MEMPHIS, Tenn. -- With only eight players in uniform and suffering through a six-game losing streak, the Sacramento Kings had a lot to overcome.
So, to bring a feeling of unity, reserve guard Bobby Jackson dubbed them the Eight Amigos for a night.
The change in attitude helped as Kevin Martin scored 33 points, Jason Thompson had 17 points and nine rebounds and the Kings snapped their skid with a 115-106 victory over the Memphis Grizzlies on Friday night.
"We just came out with that mentality," said Kings center Spencer Hawes, who had 11 points. "We had to stick together, and everyone, I think, gave it 110 percent -- not just for 24 minutes or 36 minutes, but for 48 minutes."
The Kings were short-handed because of trades earlier this week that left new acquisitions in transit and not available for the game.
However, seven players reached double figures, including Beno Udrih with 18 points and six assists. Francisco Garcia scored 15 points, while Donte Greene matched Hawes' 11 points. Jackson added 10.
"When things like that happen," Jackson said of the lack of players, "you've got to stay together as a team and come out and fight. We did that.
"It was just to keep everyone on their toes," Jackson added of the Eight Amigos line. "Keep them laughing and not thinking about eight players, but think about having each other's backs."
O.J. Mayo led Memphis with 24 points, and Rudy Gay had 23 points and 10 rebounds. Mike Conley had 16 points, 10 rebounds and seven assists for the Grizzlies, who shot only 38 percent in losing their fourth straight.
"It started early," Memphis coach Lionel Hollins said of the poor shooting. "It was a lack of energy and effort. It's humbling.
"We see the Sacramento Kings 11-34, but we can never disrespect anybody. Not in our position."
Sacramento built the lead to 11 with 3:17 left and had to sustain a late rally that brought the Grizzlies to 102-99 after Mayo stole the ball and scored on a dunk with 1:32 left.
But Garcia answered with a 3-pointer on the other end to put the game out of reach.
"Everybody spent so much energy in the third quarter, we were kind of taking a back seat trying to stay in the game," Conley said.
There was plenty of sloppy play in this matchup of teams at the bottom of their respective divisions. Players fumbled passes, there were shot clock violations and turnovers that came fast enough that the racing up-and-down the floor was reminiscent of a tennis match.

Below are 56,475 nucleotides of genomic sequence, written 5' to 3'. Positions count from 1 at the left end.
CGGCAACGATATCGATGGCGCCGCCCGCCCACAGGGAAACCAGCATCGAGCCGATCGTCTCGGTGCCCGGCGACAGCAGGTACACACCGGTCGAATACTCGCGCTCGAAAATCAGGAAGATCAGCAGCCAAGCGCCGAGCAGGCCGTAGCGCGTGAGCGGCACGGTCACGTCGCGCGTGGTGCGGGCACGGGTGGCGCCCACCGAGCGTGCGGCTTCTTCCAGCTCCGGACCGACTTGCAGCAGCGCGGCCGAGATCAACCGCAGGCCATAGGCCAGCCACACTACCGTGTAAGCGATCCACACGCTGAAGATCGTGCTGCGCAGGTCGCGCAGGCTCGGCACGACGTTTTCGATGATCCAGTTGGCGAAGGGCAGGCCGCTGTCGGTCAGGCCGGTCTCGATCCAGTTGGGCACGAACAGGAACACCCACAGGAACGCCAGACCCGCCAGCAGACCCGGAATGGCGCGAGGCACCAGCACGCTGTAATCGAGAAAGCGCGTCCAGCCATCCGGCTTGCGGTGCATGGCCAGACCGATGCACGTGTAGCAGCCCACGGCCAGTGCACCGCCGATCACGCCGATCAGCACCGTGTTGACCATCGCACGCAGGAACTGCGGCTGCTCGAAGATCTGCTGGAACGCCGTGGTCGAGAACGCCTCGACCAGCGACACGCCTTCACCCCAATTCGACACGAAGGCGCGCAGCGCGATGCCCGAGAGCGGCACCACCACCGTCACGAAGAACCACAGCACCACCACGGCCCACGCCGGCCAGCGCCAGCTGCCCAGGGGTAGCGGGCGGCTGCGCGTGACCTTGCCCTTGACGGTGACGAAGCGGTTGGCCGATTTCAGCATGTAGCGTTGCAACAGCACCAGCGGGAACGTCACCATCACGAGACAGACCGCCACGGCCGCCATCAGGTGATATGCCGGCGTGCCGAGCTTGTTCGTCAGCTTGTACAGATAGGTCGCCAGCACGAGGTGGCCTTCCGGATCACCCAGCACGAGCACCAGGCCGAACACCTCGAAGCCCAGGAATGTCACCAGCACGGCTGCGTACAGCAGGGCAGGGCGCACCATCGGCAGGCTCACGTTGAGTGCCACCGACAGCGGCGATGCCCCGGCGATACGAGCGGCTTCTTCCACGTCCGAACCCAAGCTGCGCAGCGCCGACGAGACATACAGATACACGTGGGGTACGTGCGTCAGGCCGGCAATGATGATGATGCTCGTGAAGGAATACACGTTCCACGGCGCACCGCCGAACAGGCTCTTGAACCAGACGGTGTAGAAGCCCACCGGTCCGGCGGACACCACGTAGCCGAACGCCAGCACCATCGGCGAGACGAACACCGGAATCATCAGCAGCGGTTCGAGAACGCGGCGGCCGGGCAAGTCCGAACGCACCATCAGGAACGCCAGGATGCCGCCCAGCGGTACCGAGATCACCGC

Through the first four minutes of the second quarter, the teams combined for seven miscues.
"We made some mistakes, but they kept fighting," Kings interim coach Kenny Natt said. "We told them to just keep playing forward. The guys did that, and we were able to pull the game out."
The Memphis shooting woes were evident starting in the second quarter. Grizzlies starters were a combined 7-for-25 in the half, including Gay going 1-for-8 and Conley missing six of his seven shots.
The Grizzlies' ragged play, poor shooting and 10 consecutive points for Sacramento allowed the Kings to erase an early Memphis advantage midway through the second, helping Sacramento take a 54-50 lead at the break. Martin led the way with 15 points in the half.
The Kings extended their lead at the start of the second half as Martin continued to score, and Memphis not only couldn't shoot well, but became lackadaisical on defense in the early stages of the period. Martin, the league's seventh-leading scorer at 24.2, already had reached his average late in the third quarter.
But the Grizzlies turned up the intensity enough to pull even, although Sacramento carried an 81-78 lead into the fourth.
"I thought (we) would play hard," Natt said, "but I thought the Grizzlies would play a lot better than they did. That was my fear."
And with new players coming in, and a lengthy losing streak behind them, the Kings are looking to maintain the new approach, and not quit down the stretch.
"That's not the mentality we have. We're a lot of hungry, competitive guys," Hawes said. "(Coasting) hasn't been our mindset. Even when we've been losing, we've been battling.
"We look at it as an opportunity, rather than like some other teams that just want to limp to the finish line."